FOR many people, a Valentine’s Day bonk = result. Not so much for cyclists. In Lycra-clad parlance, a bonk translates as a sudden depletion of glycogen stores that only an immediate intake of food will reverse.
Dinner for two, excluding drinks,
Usually, my other half downs Jelly Babies and flapjacks, but this time, he was too far gone.
I knew the most romantic gift I could ever give him would be a trip to an all-you-can-eat buffet like this newish chain, in the central square of Edinburgh’s Quartermile. It offers a selection of Indian, Thai, Chinese, Mexican and Japanese food, live cooking of stuff like burgers and karahi from 5pm, as well as extraneous edibles like pizza and a roast on a Sunday. (That’s the day we visited, when it’s £13.99 per person, though the price varies throughout the week, going down to £8.99 from Monday to Thursday, noon until 3pm).
You can make as many visits up to the buffet as you want, which saves on piling your plate high just so that the kitchen porter has to scrape half of it into the bin later. On our visit, it was pretty quiet, though we were sitting next to a table of hollow legged teenage boys – all fringes, bum fluff ‘taches and gig T-shirts. The contents of their parents’ fridges were spared for another day.
With Destiny’s Child as the soundtrack to my first buffet visit, I skipped the lame Japanese segment, which featured one type of wan looking “fish sushi” (crab rolls, I think), a singular variety of “non-fish sushi” (who knows), and a crocodile of sickly looking prawn nigiri. Instead, we headed towards the tureens in the Chinese/Thai section, for lashings of Peking ribs, lemon and Szechuan chicken, red curry, vegetable noodles, thin postage stamps of beef in oyster sauce, as well as accessories – crab claws, fish cakes, squid rings, prawn crackers, spring rolls – all of which are on offer at the end of each foodie island.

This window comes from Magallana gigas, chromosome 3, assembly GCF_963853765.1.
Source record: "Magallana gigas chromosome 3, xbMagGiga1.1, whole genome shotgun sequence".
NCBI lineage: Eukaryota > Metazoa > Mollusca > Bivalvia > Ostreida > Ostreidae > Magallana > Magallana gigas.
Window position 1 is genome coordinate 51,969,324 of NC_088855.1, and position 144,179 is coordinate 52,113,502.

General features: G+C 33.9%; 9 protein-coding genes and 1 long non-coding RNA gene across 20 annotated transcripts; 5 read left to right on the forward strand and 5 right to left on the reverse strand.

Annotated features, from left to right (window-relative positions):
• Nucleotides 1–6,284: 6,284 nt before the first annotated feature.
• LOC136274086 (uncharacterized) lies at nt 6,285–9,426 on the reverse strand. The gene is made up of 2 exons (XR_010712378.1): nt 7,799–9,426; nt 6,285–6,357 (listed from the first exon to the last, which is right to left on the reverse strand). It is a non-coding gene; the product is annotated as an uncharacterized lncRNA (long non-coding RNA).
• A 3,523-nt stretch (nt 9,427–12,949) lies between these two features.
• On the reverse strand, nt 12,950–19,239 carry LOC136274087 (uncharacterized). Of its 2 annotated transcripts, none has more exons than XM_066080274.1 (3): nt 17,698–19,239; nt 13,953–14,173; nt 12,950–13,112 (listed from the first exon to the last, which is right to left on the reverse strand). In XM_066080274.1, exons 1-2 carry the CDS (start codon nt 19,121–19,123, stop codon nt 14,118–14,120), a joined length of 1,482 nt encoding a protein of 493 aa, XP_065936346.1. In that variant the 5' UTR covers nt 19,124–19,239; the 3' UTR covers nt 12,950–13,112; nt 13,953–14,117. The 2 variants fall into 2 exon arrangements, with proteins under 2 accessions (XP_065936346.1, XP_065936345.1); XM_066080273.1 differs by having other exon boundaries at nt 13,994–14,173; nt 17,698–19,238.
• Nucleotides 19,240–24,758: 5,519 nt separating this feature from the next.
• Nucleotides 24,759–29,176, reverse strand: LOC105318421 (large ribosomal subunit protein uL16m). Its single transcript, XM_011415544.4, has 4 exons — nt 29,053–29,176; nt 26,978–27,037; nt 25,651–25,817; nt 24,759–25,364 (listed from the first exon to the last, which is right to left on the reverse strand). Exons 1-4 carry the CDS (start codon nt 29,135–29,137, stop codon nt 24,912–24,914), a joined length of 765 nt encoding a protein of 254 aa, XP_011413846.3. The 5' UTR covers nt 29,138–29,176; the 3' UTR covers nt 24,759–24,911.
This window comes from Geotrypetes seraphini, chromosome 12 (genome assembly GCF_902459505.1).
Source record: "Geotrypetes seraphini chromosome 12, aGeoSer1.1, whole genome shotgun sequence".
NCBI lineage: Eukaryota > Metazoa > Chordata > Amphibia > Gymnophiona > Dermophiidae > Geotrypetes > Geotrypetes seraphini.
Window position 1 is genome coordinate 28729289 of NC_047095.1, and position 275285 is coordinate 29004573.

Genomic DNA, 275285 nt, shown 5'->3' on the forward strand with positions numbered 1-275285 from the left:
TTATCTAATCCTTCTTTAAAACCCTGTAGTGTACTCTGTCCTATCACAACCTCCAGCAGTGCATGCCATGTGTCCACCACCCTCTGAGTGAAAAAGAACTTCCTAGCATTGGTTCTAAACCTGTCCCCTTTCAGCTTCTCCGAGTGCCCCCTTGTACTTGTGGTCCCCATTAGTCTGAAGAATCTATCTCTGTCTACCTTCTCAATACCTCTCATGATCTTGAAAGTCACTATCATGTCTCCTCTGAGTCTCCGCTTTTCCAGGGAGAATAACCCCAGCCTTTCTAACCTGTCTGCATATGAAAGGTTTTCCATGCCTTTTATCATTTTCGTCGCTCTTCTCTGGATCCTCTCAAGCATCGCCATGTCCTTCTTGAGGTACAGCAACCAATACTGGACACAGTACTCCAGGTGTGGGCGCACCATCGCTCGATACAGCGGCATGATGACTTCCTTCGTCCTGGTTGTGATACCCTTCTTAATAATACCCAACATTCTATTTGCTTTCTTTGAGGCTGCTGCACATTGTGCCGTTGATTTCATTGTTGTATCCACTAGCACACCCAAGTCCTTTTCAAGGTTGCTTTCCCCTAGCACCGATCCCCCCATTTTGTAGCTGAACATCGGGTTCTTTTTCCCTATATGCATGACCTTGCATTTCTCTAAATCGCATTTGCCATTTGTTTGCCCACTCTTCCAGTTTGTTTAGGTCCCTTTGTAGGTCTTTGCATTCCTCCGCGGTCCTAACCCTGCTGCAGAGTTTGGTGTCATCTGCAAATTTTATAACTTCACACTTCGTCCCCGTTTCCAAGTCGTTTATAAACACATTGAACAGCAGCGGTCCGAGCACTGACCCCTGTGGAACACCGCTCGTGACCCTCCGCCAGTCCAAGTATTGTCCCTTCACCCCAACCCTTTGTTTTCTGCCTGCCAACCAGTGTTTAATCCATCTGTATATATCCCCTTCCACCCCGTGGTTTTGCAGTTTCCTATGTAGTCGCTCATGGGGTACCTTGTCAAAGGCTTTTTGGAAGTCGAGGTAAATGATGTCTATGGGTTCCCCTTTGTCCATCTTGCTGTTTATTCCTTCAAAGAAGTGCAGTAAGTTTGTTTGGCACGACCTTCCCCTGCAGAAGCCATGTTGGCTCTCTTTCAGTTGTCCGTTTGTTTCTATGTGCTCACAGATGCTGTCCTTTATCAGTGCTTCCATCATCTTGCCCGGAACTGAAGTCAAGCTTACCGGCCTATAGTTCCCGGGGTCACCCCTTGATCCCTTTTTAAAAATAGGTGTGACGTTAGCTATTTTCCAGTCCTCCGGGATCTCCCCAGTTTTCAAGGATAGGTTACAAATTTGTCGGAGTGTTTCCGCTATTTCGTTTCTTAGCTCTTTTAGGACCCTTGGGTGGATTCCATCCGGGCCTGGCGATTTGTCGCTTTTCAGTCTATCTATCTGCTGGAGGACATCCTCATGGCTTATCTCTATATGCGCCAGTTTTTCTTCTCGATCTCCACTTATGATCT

“It’s a bit ‘mum’s gone to Iceland’,” said my sweetheart, regarding all the brown, non-saucy stuff. Indeed, these nibbles were pretty similar to the bog standard supermarket party snacks that Kerry Katona might serve at one of her house parties.
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iPhone | iPad | Android | Kindle I don’t really know what to say about the wetter dishes. I suppose they weren’t too bad, considering the logistics of them having to remain semi-edible after sweating in a pot for ages. It’s just the sameyness – sugary, watery sauces, running into each other to create a wash of diluted flavour – that bothered me.
The Indian section featured the best things, including a tomatoey chicken karahi, mushrooms with spinach, and chickpea masala, but also a less successful salty blur of prawn makhani, chicken korma and a soupy lentil dhal, all of which were set off by solids including flaccid garlic nan and a calcified cauliflower pakora, which resembled a rugby player’s deep fried ear. I’d kind of lost my mojo at this point, while my Angel on Two Wheels seemed to be in a happy carbohydrate-induced fug.
Up he went, for a dry heel of roast beef and some undercooked roast potatoes.
Then, another fresh plate was required for spongy thick triangles of vegetable and spicy chicken pizza. “It’s a good job I’ve got a thing for slightly cold pizza, isn’t it?” he said.
I regained some enthusiasm for pudding. The passion fruit tart wasn’t too bad, nor was a bit of white chocolate and meringue-topped raspberry shortbread. Mind you, their profiterole was like a stale bap injected with brown foam, sticky toffee pudding was equally bready, and a scoop of Smurf blue ice-cream tasted like Cif. There’s loads of other stuff, including a milk chocolate fountain with accompanying fruit and marshmallows, should you want to go wild and dip your stick in it.
Anyway, if you’re a teenage boy, or anyone else who might be expecting a certain kind of bonk this Valentine’s Day, you should make your way along to Hot Flame. Here, size really is all that matters.
Hot Flame World Banquet,
2 Lister Square,
(0131-228 4400, www.hotflamerestaurants.com)